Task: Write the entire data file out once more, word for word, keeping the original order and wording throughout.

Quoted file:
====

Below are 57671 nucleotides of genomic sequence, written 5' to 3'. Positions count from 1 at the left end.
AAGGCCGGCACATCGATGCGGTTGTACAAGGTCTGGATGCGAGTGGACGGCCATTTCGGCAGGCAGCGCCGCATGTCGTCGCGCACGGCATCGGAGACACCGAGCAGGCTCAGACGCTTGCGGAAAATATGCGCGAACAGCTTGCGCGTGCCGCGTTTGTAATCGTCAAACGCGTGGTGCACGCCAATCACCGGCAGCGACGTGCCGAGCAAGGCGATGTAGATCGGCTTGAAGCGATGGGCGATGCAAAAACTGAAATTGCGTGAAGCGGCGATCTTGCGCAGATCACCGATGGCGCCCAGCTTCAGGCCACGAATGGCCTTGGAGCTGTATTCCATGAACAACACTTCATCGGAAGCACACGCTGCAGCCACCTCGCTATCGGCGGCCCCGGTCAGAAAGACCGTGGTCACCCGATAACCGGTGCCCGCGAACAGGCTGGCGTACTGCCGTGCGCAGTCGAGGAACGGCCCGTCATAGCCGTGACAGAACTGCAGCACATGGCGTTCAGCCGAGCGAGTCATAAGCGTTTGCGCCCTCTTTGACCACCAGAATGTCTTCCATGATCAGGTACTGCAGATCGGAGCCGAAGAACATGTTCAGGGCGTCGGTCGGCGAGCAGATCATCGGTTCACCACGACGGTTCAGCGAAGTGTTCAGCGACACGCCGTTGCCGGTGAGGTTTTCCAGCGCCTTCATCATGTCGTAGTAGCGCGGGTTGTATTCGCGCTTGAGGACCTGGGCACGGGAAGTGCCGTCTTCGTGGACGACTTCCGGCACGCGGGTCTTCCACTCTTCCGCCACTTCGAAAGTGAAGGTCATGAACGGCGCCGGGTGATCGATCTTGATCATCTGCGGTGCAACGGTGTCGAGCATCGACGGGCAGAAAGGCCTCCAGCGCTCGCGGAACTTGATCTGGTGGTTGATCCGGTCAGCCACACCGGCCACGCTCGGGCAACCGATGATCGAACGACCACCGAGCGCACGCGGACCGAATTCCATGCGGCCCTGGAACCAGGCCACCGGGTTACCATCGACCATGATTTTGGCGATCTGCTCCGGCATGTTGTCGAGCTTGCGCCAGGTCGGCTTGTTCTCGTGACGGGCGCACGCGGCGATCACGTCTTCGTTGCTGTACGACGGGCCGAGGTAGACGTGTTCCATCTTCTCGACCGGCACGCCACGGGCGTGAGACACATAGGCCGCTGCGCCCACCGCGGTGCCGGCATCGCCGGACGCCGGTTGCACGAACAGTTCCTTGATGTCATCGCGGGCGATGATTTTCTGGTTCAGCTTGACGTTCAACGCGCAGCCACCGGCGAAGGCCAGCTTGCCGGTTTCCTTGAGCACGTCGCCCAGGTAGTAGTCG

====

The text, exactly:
Below are 57671 nucleotides of genomic sequence, written 5' to 3'. Positions count from 1 at the left end.
AAGGCCGGCACATCGATGCGGTTGTACAAGGTCTGGATGCGAGTGGACGGCCATTTCGGCAGGCAGCGCCGCATGTCGTCGCGCACGGCATCGGAGACACCGAGCAGGCTCAGACGCTTGCGGAAAATATGCGCGAACAGCTTGCGCGTGCCGCGTTTGTAATCGTCAAACGCGTGGTGCACGCCAATCACCGGCAGCGACGTGCCGAGCAAGGCGATGTAGATCGGCTTGAAGCGATGGGCGATGCAAAAACTGAAATTGCGTGAAGCGGCGATCTTGCGCAGATCACCGATGGCGCCCAGCTTCAGGCCACGAATGGCCTTGGAGCTGTATTCCATGAACAACACTTCATCGGAAGCACACGCTGCAGCCACCTCGCTATCGGCGGCCCCGGTCAGAAAGACCGTGGTCACCCGATAACCGGTGCCCGCGAACAGGCTGGCGTACTGCCGTGCGCAGTCGAGGAACGGCCCGTCATAGCCGTGACAGAACTGCAGCACATGGCGTTCAGCCGAGCGAGTCATAAGCGTTTGCGCCCTCTTTGACCACCAGAATGTCTTCCATGATCAGGTACTGCAGATCGGAGCCGAAGAACATGTTCAGGGCGTCGGTCGGCGAGCAGATCATCGGTTCACCACGACGGTTCAGCGAAGTGTTCAGCGACACGCCGTTGCCGGTGAGGTTTTCCAGCGCCTTCATCATGTCGTAGTAGCGCGGGTTGTATTCGCGCTTGAGGACCTGGGCACGGGAAGTGCCGTCTTCGTGGACGACTTCCGGCACGCGGGTCTTCCACTCTTCCGCCACTTCGAAAGTGAAGGTCATGAACGGCGCCGGGTGATCGATCTTGATCATCTGCGGTGCAACGGTGTCGAGCATCGACGGGCAGAAAGGCCTCCAGCGCTCGCGGAACTTGATCTGGTGGTTGATCCGGTCAGCCACACCGGCCACGCTCGGGCAACCGATGATCGAACGACCACCGAGCGCACGCGGACCGAATTCCATGCGGCCCTGGAACCAGGCCACCGGGTTACCATCGACCATGATTTTGGCGATCTGCTCCGGCATGTTGTCGAGCTTGCGCCAGGTCGGCTTGTTCTCGTGACGGGCGCACGCGGCGATCACGTCTTCGTTGCTGTACGACGGGCCGAGGTAGACGTGTTCCATCTTCTCGACCGGCACGCCACGGGCGTGAGACACATAGGCCGCTGCGCCCACCGCGGTGCCGGCATCGCCGGACGCCGGTTGCACGAACAGTTCCTTGATGTCATCGCGGGCGATGATTTTCTGGTTCAGCTTGACGTTCAACGCGCAGCCACCGGCGAAGGCCAGCTTGCCGGTTTCCTTGAGCACGTCGCCCAGGTAGTAGTCG